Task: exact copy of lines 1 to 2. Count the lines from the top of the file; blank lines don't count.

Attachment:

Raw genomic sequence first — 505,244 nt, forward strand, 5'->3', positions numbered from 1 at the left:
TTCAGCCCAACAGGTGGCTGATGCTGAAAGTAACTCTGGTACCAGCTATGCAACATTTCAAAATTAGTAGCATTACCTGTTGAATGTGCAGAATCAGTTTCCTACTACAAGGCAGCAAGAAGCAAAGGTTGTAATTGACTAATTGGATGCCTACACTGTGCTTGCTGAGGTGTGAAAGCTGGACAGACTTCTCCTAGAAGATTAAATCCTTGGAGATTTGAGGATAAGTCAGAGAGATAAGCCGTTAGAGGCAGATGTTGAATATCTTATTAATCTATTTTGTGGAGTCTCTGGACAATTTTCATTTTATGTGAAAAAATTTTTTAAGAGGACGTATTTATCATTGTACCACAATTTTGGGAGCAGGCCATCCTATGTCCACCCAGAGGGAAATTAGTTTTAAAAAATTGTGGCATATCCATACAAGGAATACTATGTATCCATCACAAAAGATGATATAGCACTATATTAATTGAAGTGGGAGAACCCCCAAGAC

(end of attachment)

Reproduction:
Raw genomic sequence first — 505,244 nt, forward strand, 5'->3', positions numbered from 1 at the left:
TTCAGCCCAACAGGTGGCTGATGCTGAAAGTAACTCTGGTACCAGCTATGCAACATTTCAAAATTAGTAGCATTACCTGTTGAATGTGCAGAATCAGTTTCCTACTACAAGGCAGCAAGAAGCAAAGGTTGTAATTGACTAATTGGATGCCTACACTGTGCTTGCTGAGGTGTGAAAGCTGGACAGACTTCTCCTAGAAGATTAAATCCTTGGAGATTTGAGGATAAGTCAGAGAGATAAGCCGTTAGAGGCAGATGTTGAATATCTTATTAATCTATTTTGTGGAGTCTCTGGACAATTTTCATTTTATGTGAAAAAATTTTTTAAGAGGACGTATTTATCATTGTACCACAATTTTGGGAGCAGGCCATCCTATGTCCACCCAGAGGGAAATTAGTTTTAAAAAATTGTGGCATATCCATACAAGGAATACTATGTATCCATCACAAAAGATGATATAGCACTATATTAATTGAAGTGGGAGAACCCCCAAGAC